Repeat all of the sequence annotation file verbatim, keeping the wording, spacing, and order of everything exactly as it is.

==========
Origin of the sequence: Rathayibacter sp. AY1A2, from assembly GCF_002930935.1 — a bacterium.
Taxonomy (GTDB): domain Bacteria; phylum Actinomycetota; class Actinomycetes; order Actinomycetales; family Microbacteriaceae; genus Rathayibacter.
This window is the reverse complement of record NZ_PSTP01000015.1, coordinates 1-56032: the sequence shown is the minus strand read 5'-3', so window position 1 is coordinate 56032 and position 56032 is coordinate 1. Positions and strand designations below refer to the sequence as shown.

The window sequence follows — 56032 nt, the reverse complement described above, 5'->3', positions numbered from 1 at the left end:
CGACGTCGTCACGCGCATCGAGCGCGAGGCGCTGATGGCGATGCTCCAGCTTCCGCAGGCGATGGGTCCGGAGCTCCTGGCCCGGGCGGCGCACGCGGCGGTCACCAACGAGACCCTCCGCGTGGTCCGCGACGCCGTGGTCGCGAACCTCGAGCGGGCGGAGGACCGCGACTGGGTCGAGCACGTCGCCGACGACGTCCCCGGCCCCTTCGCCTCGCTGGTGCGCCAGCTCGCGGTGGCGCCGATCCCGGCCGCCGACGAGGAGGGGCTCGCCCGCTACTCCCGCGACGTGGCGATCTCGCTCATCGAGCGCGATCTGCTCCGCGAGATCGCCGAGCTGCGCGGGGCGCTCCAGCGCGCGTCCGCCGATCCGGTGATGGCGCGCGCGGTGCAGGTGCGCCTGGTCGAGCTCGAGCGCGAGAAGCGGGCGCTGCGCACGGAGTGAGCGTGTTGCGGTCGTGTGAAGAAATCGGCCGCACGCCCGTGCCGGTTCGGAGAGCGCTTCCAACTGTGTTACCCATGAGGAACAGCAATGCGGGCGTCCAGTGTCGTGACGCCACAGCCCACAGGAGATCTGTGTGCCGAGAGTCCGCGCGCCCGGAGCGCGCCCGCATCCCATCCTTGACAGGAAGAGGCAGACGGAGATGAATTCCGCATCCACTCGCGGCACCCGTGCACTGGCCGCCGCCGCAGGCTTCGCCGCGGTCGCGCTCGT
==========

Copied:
Origin of the sequence: Rathayibacter sp. AY1A2, from assembly GCF_002930935.1 — a bacterium.
Taxonomy (GTDB): domain Bacteria; phylum Actinomycetota; class Actinomycetes; order Actinomycetales; family Microbacteriaceae; genus Rathayibacter.
This window is the reverse complement of record NZ_PSTP01000015.1, coordinates 1-56032: the sequence shown is the minus strand read 5'-3', so window position 1 is coordinate 56032 and position 56032 is coordinate 1. Positions and strand designations below refer to the sequence as shown.

The window sequence follows — 56032 nt, the reverse complement described above, 5'->3', positions numbered from 1 at the left end:
CGACGTCGTCACGCGCATCGAGCGCGAGGCGCTGATGGCGATGCTCCAGCTTCCGCAGGCGATGGGTCCGGAGCTCCTGGCCCGGGCGGCGCACGCGGCGGTCACCAACGAGACCCTCCGCGTGGTCCGCGACGCCGTGGTCGCGAACCTCGAGCGGGCGGAGGACCGCGACTGGGTCGAGCACGTCGCCGACGACGTCCCCGGCCCCTTCGCCTCGCTGGTGCGCCAGCTCGCGGTGGCGCCGATCCCGGCCGCCGACGAGGAGGGGCTCGCCCGCTACTCCCGCGACGTGGCGATCTCGCTCATCGAGCGCGATCTGCTCCGCGAGATCGCCGAGCTGCGCGGGGCGCTCCAGCGCGCGTCCGCCGATCCGGTGATGGCGCGCGCGGTGCAGGTGCGCCTGGTCGAGCTCGAGCGCGAGAAGCGGGCGCTGCGCACGGAGTGAGCGTGTTGCGGTCGTGTGAAGAAATCGGCCGCACGCCCGTGCCGGTTCGGAGAGCGCTTCCAACTGTGTTACCCATGAGGAACAGCAATGCGGGCGTCCAGTGTCGTGACGCCACAGCCCACAGGAGATCTGTGTGCCGAGAGTCCGCGCGCCCGGAGCGCGCCCGCATCCCATCCTTGACAGGAAGAGGCAGACGGAGATGAATTCCGCATCCACTCGCGGCACCCGTGCACTGGCCGCCGCCGCAGGCTTCGCCGCGGTCGCGCTCGT